Friday, 21 October 2011

I Finally Found 'the One' by Jessica Ball

I’ll just out and say this, right here right now, at the start of this guest blog post; This is my first year doing NaNoWriMo. Yes, I’m a new author. A newbie. A n00b. Whatever you want to call me. I may not be new to writing, but I most certainly am new to the NaNo way of life, and let me tell you something; I’m scared.

But I know I’m not alone.

There is a plethora of new writers joining NaNo for the first time this year, and they’re scared too. Hell, even writers who have been doing this for 5 years get scared when November is only a turn on the calendar away. The point is, it’s okay to be scared. It’s good to be scared! If I wasn’t scared, I wouldn’t have found “The One”.

What’s that sorry? My partner? God no! Why are you talking about them?! No, no no no. “The One” is my story. My “winning idea”. The one that stuck out in my head and yelled at me to write 50,000 words on it.

That’s scary, isn’t it? 50,000 words in 30 days. And of course, the magic number is 1,666. That’s the amount of words, minimum, that you have to write each day if you want to reach 50,000 words by the end of November. If you’re a family person not wanting to write on weekends, you need to write a minimum of 2,400 words a day. That’s scary.

That’s the point of writing, of embarking on a new adventure; it’s scary.

As authors, we can plan our little hearts out. We can write each detail, both significant and insignificant, about each character meticulously. We can describe settings right down to the tiniest snowflake on the smallest kitten. We can plan plan plan until we can’t plan anymore, but we never truly know our stories or novels. Not before we’ve started them, at least.

Writing a novel is a learning curve for an author. We never TRULY know our characters or our plots or anything like that. Why? Because out characters take us there. Not us, we don’t decide how a story is going to go, we’re just the trained computer monkeys who bow to the incessant urge to write down what the tiny little people in our heads are doing. That’s by no means at all an insult; it’s very much a compliment. We have the ability to do something that non-writers can’t do; harness our imagination. We can listen to and heed what the little people are saying because we write it down. And that’s the beauty of writing.

Back to my original point though, I found “The One”. My plot might not be original, it may not be one of those “never done before” ideas, but it IS mine. No plot is original in the long run, pretty much everything has been done before; the key to making it something worth reading is making it YOURS. Nobody else’s, YOURS.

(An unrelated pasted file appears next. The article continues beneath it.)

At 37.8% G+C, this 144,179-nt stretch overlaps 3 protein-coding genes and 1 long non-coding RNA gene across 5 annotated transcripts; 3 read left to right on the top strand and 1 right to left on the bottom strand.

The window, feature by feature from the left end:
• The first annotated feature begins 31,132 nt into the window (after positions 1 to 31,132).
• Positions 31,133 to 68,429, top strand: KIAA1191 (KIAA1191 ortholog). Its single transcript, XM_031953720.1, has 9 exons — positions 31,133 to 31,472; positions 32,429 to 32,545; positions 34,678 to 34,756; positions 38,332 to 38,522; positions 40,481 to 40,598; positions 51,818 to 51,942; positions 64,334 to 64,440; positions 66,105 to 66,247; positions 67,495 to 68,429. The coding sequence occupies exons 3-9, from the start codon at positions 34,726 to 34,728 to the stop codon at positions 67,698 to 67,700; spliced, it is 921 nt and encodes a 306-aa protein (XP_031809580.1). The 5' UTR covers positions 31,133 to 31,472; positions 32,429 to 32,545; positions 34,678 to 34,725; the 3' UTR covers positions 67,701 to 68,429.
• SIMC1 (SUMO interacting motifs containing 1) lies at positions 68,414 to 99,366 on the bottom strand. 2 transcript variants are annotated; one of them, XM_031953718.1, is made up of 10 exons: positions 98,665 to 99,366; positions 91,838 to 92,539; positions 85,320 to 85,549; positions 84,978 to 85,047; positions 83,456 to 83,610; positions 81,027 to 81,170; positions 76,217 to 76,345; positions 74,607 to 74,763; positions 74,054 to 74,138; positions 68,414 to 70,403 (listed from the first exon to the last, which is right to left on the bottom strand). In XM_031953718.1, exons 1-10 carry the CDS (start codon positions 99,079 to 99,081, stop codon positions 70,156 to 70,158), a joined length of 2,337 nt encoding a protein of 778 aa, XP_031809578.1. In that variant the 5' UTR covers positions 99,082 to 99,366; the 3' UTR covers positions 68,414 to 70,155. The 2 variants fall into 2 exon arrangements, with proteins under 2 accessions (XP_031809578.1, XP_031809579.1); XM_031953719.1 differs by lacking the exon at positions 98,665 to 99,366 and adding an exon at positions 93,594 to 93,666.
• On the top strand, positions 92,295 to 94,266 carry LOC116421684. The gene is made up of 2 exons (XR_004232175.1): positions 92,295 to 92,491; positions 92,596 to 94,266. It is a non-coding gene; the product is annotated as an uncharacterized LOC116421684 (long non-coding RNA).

My plot revolves around a psychopath. It involves abuse, drugs, alcohol, murder, rape, torture – but it’s not what you think. It’s not just going to be a bloody, brutal massacre of the English language, so to speak. It’s a psychological thriller, essentially. My synopsis is pretty good, if I do say so myself. You can read that on my blog.

But what makes it MY plot is the fact that I’ve entailed my own ideas and twists. Psychological thrillers have been done over and over, both in books and movies. But it’s still one of the most popular subjects to read/watch because it’s such an open-ended topic. And that’s what you want to be looking for. That gap in the market where one tiny little detail in your novel will make it different from the rest.

I’m by no means a professional author. I’m not even close. But I do know one thing; you have to enjoy what you’re writing. It WILL show through your words. If you’re bored of the topic, that’ll show too. Just make your novel your own. Let it take you somewhere awesome.

Don’t be scared to just let your imagination fly.

Have you found 'the one' yet? Are you ready to stick with it for the duration?

Panda (@pandrawr) is a strange 21 year old student from the UK. She goes by this name because she doesn’t like her real name, not even a tiny bit. She began writing at the tender age of 6, writing short silly stories for her father. She went on to write a ton of poetry, but has now decided that there is a deep, dark novel in her, waiting to be blasted out for all the world to see. She enjoys music, driving and spending time with her boyfriend, but most of all, because she is a Panda, she (naturally) enjoys sleeping for long periods of time mostly. You can also find her tweeting, blogging, and NaNo-ing her heart out.